At its inception, Sheikh Russel Roller Skating Complex showed promise of becoming a busy hub for international skating competition but it has now been downgraded to mainly a domestic venue which regularly accommodates non-skate based sporting events.
The complex, which is situated adjacent to the Bangabandhu National Stadium, was built on an emergency basis in order to host the fourth edition of the Roll Ball World Cup in February, 2017.
The construction work had begun in November, 2016 and finished within 70 days, four months before the expected time of completion, and it cost National Sports Council Tk 11.62 crore.
But since hosting that tournament, where Bangladesh men’s team came in fourth out of 40 teams, the venue has not hosted a single international skating event.
Instead, it has only hosted a number of domestic roller skating competitions and has also been used to host domestic competitions for other sports such as handball, dueball, wrestling, kabaddi, wushu, karate, fencing etc.
The complex has so far hosted 11 domestic competitions – three Victory Day Championships, three National Roller Skating Championships, Federation Cup in 2018 and 2019, Inter-School Rope Skipping Championship in 2019, Sheikh Russell Roller Skating Championship in 2019 and the first edition of the President Cup Roller Skating Championship in January 2020.
Bangladesh Roller Skating Federation’s general secretary Ahmed Asiful Hasan acknowledged the drought of international competitions at the venue in the past three years.
‘It created a hype in the country when we organised the Roll Ball World Cup in 2017 and later on we participated at international level competitions but did not organise any international tournament here,’ Asiful told New Age.
Asiful said that BSRF was planning to end the drought by hosting Bangabandhu Gold Cup in October this year but they had to cancel the event due to the COVID-19 pandemic.
‘We got the permission to hold Bangabandhu Gold Cup in this year’s October but pandemic halted the tournament. Now we are aiming to host the next World Cup here in 2021. We will apply to the World Roll Ball Federation,’ Asiful said.
Asiful claimed that BRSF had NSC’s permission to use the complex for non-skating based sports and other events; however, NSC director of planning and development Sukumar Saha said that they had not given any written permission to the skating federation.
Ashiful also informed that the complex is being used to organise talent hunt programmes to search for new talents in roll ball, roller skating and roller-speed skating competitions.
A total number of 34 skating clubs, 21 of which are in Dhaka, enlisted under the federation took part in those talent hunt programmes and the selected players have been put in several residential training camps at the venue, said Asiful.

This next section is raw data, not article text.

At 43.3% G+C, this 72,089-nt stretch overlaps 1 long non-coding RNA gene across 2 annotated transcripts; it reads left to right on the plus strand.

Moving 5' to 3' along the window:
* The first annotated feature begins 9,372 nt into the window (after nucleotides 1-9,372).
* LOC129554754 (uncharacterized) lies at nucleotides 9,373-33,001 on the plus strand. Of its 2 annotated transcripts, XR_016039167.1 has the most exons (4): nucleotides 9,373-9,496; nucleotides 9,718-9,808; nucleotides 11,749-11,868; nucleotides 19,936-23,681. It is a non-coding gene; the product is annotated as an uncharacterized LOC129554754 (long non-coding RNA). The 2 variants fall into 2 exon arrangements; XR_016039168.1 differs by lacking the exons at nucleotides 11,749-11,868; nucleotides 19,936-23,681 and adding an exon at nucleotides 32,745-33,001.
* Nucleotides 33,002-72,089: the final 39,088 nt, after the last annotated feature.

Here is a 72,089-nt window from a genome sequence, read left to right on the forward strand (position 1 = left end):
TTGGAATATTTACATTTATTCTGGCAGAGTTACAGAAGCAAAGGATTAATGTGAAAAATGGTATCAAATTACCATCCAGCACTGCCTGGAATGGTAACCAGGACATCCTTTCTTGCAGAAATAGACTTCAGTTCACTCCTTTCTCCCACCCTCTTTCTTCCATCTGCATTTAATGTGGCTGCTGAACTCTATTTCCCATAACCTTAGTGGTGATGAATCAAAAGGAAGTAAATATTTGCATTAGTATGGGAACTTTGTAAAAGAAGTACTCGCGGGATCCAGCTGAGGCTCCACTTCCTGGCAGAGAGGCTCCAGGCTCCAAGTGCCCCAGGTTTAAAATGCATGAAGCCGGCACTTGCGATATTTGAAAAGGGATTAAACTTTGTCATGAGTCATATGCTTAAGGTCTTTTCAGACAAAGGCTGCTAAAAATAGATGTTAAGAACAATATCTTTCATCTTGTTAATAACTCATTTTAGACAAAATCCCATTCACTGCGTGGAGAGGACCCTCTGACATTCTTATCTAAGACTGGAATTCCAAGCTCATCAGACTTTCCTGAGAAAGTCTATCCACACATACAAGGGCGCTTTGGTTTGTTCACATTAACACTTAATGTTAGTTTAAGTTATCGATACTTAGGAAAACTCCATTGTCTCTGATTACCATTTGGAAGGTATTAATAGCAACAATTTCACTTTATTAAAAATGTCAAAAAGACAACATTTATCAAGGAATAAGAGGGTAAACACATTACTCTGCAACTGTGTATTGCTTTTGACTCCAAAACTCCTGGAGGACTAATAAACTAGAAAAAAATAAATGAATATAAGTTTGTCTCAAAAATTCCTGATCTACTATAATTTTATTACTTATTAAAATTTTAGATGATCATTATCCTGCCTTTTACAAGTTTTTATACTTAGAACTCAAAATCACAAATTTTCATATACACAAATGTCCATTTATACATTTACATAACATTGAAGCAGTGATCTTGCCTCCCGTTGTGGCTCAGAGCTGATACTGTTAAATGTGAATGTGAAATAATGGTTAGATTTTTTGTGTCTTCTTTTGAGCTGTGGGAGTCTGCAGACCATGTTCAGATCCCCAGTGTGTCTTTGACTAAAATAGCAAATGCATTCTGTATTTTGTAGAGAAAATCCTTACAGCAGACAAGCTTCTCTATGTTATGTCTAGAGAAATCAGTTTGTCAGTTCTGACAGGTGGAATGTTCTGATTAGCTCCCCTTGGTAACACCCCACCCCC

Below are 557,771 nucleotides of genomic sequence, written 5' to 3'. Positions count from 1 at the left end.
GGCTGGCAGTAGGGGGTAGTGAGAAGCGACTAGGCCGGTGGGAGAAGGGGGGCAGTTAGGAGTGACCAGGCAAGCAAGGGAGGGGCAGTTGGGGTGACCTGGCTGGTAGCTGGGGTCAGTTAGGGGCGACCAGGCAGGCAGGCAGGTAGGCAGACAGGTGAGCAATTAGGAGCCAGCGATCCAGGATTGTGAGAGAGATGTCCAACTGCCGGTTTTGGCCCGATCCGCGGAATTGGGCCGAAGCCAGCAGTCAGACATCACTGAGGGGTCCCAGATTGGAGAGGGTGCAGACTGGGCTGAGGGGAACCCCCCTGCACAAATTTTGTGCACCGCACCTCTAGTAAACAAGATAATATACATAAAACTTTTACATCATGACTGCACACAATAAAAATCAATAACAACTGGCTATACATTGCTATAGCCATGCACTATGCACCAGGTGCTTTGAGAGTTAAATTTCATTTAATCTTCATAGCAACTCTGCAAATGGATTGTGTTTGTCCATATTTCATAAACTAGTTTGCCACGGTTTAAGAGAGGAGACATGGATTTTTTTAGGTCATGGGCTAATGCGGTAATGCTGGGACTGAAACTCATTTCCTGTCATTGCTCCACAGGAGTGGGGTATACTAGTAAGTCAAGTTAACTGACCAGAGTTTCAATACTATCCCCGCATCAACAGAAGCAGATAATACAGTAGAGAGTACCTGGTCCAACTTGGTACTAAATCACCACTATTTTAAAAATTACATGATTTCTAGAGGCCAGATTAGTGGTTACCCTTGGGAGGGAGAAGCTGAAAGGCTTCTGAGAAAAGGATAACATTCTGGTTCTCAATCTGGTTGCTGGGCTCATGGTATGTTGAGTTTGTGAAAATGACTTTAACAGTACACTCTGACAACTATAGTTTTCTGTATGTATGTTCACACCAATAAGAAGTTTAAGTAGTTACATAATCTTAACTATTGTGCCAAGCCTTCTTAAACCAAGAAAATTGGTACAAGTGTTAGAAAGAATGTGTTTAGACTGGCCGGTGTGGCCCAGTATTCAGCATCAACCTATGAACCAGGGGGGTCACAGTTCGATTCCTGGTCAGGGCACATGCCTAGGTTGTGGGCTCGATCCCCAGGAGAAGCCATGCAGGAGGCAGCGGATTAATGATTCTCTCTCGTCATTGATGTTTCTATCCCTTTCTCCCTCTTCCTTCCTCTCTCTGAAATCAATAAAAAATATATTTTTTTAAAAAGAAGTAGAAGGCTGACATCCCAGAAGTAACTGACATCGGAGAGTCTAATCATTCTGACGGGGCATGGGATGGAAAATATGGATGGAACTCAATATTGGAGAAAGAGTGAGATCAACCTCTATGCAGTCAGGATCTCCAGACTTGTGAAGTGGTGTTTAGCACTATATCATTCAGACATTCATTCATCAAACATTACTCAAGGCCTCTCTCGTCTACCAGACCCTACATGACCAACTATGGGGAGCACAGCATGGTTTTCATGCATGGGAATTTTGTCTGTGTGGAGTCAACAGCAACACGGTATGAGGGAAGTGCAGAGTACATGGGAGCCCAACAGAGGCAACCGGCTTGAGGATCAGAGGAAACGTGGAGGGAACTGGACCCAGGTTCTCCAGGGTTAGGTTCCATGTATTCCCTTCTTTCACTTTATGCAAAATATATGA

‘We hunt talent from district level and train them here… 90 per cent of our national players come from district level. We have got 72 players, including 22 female, from district level through talent hunts,’ he said.
The venue was also used as a residential training camp for both men’s and women’s national team before the 2018 South Asian Roll Ball Championship and 2019 Roll Ball World Cup.
Bangladesh’s men’s and women’s team had to settle for silver in the SA Roll Ball Championship, as their Indian counterparts won gold in both categories and the men’s team placed third in the Roll Ball World Cup while India, where the game originated in 2003, at the top winning their fourth straight title.
Despite not being used exclusively for skaters, the Sheikh Russel Roller Skating Complex was playing an important part in the country’s roller skating, claimed Bangladesh national roll ball team’s head coach Ashraful Alam Masum.
‘We started a roller-speed skating team from 2017 and currently rank 10th in Asia. We rank third in the current World Roll Ball Ranking,’ said Masum, who is also the assistant general secretary of BSRF.
‘Our achievements at international level came after we got the venue. It would be difficult to run talent hut programmes and training without it. So I think, infrastructure is important for nurturing player for a sporting discipline.
‘We have around 1000 players at beginner, intermediate and advanced levels. We divide time slots for coaching at the venue for them. We select players to form national team before any international competition. Now our target is to win the next World Cup,’ Masum added.
Shohag Sikder, a 24-year old skater from Shariatpur district who has been part of the Bangladesh roll ball team since 2017, also credited the complex to the country’s rise in the game.
‘If we did not have the venue, we might have not seen the success in the 2019 World Cup.’
After initially closing its doors due to the pandemic, the complex has once again opened its gates after ministry of youth and sports allowed training activities to resume, much to the delight of the skaters.
‘I used to skate at Abahani club ground before we had the current venue. Now we can practice four to five days in a week but in the pandemic situation we practice only on Friday and Saturday in each week,’ said Hridoy Hossain, who scored 31 goals in the fourth Roll Ball World Cup for Bangladesh.
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